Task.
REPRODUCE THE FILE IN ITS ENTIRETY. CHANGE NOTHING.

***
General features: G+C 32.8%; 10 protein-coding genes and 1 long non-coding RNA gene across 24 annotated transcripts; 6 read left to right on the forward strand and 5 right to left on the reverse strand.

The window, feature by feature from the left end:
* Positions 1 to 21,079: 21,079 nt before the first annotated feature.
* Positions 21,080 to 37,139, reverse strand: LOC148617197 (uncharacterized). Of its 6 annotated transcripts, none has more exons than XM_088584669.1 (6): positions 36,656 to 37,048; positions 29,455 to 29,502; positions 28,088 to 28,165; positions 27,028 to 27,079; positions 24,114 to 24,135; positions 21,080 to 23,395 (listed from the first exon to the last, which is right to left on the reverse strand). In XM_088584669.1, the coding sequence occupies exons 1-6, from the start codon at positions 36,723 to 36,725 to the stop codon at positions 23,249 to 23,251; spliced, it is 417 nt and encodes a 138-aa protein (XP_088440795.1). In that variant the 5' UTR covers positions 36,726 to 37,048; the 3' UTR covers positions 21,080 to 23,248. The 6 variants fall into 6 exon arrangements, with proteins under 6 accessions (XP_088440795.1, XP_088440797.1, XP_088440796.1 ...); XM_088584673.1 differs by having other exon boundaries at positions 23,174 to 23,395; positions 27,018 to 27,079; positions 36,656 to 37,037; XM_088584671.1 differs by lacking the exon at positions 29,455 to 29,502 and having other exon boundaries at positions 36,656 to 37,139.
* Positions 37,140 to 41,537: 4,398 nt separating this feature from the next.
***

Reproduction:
General features: G+C 32.8%; 10 protein-coding genes and 1 long non-coding RNA gene across 24 annotated transcripts; 6 read left to right on the forward strand and 5 right to left on the reverse strand.

The window, feature by feature from the left end:
* Positions 1 to 21,079: 21,079 nt before the first annotated feature.
* Positions 21,080 to 37,139, reverse strand: LOC148617197 (uncharacterized). Of its 6 annotated transcripts, none has more exons than XM_088584669.1 (6): positions 36,656 to 37,048; positions 29,455 to 29,502; positions 28,088 to 28,165; positions 27,028 to 27,079; positions 24,114 to 24,135; positions 21,080 to 23,395 (listed from the first exon to the last, which is right to left on the reverse strand). In XM_088584669.1, the coding sequence occupies exons 1-6, from the start codon at positions 36,723 to 36,725 to the stop codon at positions 23,249 to 23,251; spliced, it is 417 nt and encodes a 138-aa protein (XP_088440795.1). In that variant the 5' UTR covers positions 36,726 to 37,048; the 3' UTR covers positions 21,080 to 23,248. The 6 variants fall into 6 exon arrangements, with proteins under 6 accessions (XP_088440795.1, XP_088440797.1, XP_088440796.1 ...); XM_088584673.1 differs by having other exon boundaries at positions 23,174 to 23,395; positions 27,018 to 27,079; positions 36,656 to 37,037; XM_088584671.1 differs by lacking the exon at positions 29,455 to 29,502 and having other exon boundaries at positions 36,656 to 37,139.
* Positions 37,140 to 41,537: 4,398 nt separating this feature from the next.